Every back alley and winding mountain road, dirt road and anything that has ever been actually mapped at some point in history. The problem is that the shortest distance roads may not actually exist or are usable for much more than an OX Cart.
( Even the names may have been changed or somebody just guessed at the name )

All said... ( Cause I been mislead by Garmin and MS Streets ) is get one that is used by Truckers and preferred by them for best routing. Knowing the kinks and krooks of that road in advance is better than flying blind.

Plan on spending $700 + to get on that has the overpass heights and truck routes separated from the "Scenic" routes. Even then be very wary if where you are heading starts to look suspicious.. ( Like no lines on the road or things start to go vertical )....

If the sphincter factor starts to kick in, You have been lead astray....That feeling of DOOM and all that is enough to give you a few more grey hairs.

Besides, A Pro Driver would never use a GPS that was obvious to the passengers. Not a pleasing thought that your driver is as lost as you are.....

It's that thing that says, I know where I am...Just verifies that you actually do know where you are going and how fast...

I argue with both of my GPS systems and they pester me to death.. RECALCULATING!!!! I hear that in my dreams....LOST SATELLITE RECEPTION....

ARRRRGGGGGHHHHHH~~~~~~~
Logged

Never take a knife to a gunfight!
bobofthenorth
Hero Member
*****
Offline Offline

Posts: 2079



WWW

Ignore
« Reply #8 on: October 21, 2007, 08:09:49 AM »

I'll put in a vote for the computer based unit as well.  We use MessySloth Streets & Trips running on my laptop.  Since we always have the laptop along it works well.  The dash mounted units look sexier but I don't think I could see anything useful on them while driving.  My navigator is a better cook, if you know what I mean.  I can glance at my laptop & figure out what is happening.  I have just started letting the girl inside the computer talk to me - she's somewhat useful but more of a novelty than a necessity IMHO.  

The important thing to remember is that none of the systems are any better than the basemaps that they use and there are actually very few unique basemaps - IOW most of them are using the same core data.  And that data is not 100% perfect.  You still need to use your head - the GPS may route you over stuff that you don't want to go over or tell you to turn right where there is no right turn.  At those moments where it wants you to turn right and there is only grassy median to your right you will be glad that the map scale is large enough for you to figure out a new route on the move.  Ask me how I know this!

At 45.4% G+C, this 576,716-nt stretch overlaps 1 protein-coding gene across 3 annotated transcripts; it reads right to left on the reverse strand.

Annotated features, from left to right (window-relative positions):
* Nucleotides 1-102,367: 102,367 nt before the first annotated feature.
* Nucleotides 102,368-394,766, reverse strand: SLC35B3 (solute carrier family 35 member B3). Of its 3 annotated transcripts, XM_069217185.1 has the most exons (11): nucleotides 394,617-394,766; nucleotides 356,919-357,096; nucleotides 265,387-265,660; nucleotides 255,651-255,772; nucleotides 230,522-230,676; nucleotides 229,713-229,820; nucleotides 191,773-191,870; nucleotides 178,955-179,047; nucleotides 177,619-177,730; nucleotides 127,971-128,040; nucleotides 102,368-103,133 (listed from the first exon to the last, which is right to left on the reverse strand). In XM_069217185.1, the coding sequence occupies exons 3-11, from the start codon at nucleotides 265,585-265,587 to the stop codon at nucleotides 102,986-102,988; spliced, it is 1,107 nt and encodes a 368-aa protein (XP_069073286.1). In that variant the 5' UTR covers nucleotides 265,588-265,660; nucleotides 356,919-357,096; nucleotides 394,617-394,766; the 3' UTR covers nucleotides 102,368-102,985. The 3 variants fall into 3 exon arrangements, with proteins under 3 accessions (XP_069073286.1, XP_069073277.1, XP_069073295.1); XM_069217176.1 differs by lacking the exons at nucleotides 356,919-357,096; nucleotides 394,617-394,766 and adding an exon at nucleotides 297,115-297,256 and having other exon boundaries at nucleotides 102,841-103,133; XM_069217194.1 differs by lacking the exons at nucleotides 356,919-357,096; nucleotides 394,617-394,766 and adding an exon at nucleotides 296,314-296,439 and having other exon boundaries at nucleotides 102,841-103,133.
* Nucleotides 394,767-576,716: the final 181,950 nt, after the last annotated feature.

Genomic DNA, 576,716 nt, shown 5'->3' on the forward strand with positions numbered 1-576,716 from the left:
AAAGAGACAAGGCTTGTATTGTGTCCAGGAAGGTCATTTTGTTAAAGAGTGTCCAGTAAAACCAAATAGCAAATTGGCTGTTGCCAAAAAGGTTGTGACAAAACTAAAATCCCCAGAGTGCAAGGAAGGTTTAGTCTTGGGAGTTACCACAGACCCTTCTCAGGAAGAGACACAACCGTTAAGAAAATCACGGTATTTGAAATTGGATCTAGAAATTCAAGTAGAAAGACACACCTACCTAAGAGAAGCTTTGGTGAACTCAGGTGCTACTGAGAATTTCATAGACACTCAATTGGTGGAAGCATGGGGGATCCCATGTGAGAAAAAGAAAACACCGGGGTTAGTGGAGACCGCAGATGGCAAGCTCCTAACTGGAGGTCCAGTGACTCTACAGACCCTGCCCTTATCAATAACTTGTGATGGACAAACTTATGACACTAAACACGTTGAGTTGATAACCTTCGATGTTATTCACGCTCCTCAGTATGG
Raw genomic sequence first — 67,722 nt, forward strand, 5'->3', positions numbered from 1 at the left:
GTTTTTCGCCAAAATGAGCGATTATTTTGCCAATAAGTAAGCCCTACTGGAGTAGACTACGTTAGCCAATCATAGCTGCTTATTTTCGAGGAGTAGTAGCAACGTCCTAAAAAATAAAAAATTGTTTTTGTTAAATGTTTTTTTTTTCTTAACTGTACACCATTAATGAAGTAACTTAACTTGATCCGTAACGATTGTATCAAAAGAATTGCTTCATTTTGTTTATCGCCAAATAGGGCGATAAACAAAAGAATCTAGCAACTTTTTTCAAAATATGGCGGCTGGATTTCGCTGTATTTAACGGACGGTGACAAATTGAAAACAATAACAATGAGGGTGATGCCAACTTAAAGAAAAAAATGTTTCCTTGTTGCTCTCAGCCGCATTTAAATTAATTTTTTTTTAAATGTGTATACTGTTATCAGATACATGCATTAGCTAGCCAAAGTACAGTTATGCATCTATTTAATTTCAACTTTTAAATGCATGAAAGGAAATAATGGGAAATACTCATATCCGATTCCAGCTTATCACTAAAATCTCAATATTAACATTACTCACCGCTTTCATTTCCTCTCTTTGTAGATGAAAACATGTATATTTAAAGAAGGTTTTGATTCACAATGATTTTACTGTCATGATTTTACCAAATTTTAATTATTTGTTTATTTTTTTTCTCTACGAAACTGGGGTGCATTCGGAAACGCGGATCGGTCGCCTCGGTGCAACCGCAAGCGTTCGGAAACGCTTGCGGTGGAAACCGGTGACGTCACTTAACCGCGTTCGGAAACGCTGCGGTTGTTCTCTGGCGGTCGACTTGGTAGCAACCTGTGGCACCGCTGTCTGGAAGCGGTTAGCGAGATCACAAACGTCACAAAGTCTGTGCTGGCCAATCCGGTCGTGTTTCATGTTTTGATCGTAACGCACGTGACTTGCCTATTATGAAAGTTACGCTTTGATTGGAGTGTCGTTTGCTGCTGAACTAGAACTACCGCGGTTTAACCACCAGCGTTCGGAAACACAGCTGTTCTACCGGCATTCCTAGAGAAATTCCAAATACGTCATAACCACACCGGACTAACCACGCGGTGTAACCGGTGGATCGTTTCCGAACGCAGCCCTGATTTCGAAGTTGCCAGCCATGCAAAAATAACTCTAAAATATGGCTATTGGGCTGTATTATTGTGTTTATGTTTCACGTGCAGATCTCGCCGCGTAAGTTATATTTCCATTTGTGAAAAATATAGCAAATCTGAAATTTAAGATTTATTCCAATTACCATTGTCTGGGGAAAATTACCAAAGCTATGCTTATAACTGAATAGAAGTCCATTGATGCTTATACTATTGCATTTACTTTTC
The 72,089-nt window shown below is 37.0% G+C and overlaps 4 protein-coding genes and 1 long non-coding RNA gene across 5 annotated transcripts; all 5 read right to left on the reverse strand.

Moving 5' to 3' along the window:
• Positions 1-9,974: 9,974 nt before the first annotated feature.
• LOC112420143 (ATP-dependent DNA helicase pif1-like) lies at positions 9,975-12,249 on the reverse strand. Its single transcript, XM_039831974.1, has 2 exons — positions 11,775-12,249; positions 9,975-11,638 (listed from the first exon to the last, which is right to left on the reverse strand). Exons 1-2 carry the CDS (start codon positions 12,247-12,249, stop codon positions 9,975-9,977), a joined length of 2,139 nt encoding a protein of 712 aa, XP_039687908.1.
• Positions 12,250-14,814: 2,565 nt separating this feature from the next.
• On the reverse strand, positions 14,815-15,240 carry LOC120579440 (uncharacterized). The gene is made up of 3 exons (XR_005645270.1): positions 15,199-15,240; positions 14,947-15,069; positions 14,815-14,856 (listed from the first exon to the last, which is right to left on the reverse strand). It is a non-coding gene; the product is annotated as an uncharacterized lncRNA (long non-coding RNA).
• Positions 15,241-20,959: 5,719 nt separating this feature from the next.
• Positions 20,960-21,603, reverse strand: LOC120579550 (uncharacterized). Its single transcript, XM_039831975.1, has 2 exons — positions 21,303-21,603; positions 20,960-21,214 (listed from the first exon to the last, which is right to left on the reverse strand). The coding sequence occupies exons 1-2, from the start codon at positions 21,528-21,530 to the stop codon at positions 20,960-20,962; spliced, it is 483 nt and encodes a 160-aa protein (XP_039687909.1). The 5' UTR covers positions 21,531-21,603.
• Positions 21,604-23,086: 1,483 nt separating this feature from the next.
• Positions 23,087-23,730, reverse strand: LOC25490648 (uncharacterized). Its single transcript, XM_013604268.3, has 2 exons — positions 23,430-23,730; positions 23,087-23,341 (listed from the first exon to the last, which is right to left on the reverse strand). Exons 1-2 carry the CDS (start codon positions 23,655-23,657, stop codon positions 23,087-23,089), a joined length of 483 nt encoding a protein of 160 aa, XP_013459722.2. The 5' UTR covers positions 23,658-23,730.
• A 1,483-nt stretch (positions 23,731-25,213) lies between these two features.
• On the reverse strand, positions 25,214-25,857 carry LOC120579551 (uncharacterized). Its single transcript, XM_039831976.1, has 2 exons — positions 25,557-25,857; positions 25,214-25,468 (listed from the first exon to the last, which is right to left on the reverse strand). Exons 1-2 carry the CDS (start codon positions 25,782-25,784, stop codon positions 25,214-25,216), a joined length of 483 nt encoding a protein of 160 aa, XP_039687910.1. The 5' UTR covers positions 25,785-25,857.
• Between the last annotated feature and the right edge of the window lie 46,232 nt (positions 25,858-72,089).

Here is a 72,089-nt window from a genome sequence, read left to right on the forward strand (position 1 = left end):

Logged

R.J.(Bob) Evans
1981 Prevost 8-92, 10 spd
My website
Our weblog
Simply growing older is not the same as living.
Sammy
Hero Member
*****
Offline Offline

Posts: 523




Ignore
« Reply #9 on: October 21, 2007, 08:20:49 AM »

BK, my buddy has his own tow company and has one with commercial routes on it.
I'll call him today and try to find out which one he uses. He loves those new toys, LOL.  Cool
Logged
Sean
Geek.
Hero Member
*****
Offline Offline

Posts: 2552


'85 Neoplan Spaceliner "Odyssey"


WWW

Ignore
« Reply #10 on: October 21, 2007, 08:44:05 AM »

Bryce,

I see several votes here for computer-attached units, and they do work, but there is a downside:  computers in locations visible to the driver are flat illegal in several states, whereas dedicated navigational GPS units are not (although two states forbid attaching such units to the windshield or side windows).

As a professional driver, you probably want to check the laws of all the states you'll be passing through before deciding to go the computer route (no pun intended).  The citation in California, for example, is over $300, and appears on your driving record if the computer is on when you are pulled over.  (California is also one of the states that prohibits sticking anything to the windshield.)  Some states closer to home have similar laws.

We use a Garmin 7200.  Garmin, for all its annoying corporate policies, is the world leader in automotive GPS units (followed by, in order, Magellan, TomTom, and Mio).  None of the GPS companies produces its own maps or points of interest -- all use either TeleAtlas or NavTeq.  The 7200 has a large 7" screen, with large "buttons" (it's a touch screen -- buttons appear when you need them), making it very easy to read under way.  It also has vehicle-type settings, which include "Bus" and "Truck".  If you tell it you're a bus, it tries to avoid U-turns and smaller roads.  It's definitely not perfect -- more than once it's tried to take us down a road with low trees.